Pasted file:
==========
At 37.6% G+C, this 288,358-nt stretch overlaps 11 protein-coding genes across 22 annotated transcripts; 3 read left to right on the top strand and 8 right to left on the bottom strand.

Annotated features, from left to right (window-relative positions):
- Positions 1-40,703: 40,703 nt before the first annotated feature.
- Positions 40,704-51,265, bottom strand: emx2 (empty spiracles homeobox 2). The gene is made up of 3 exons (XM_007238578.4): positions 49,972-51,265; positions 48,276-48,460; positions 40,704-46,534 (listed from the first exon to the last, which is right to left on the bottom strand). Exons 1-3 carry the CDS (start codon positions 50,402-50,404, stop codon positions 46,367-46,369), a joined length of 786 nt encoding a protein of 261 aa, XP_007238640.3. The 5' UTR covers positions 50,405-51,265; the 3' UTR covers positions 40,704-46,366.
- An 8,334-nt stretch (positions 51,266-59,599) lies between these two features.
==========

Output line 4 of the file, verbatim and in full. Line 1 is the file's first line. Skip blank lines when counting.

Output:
- Positions 40,704-51,265, bottom strand: emx2 (empty spiracles homeobox 2). The gene is made up of 3 exons (XM_007238578.4): positions 49,972-51,265; positions 48,276-48,460; positions 40,704-46,534 (listed from the first exon to the last, which is right to left on the bottom strand). Exons 1-3 carry the CDS (start codon positions 50,402-50,404, stop codon positions 46,367-46,369), a joined length of 786 nt encoding a protein of 261 aa, XP_007238640.3. The 5' UTR covers positions 50,405-51,265; the 3' UTR covers positions 40,704-46,366.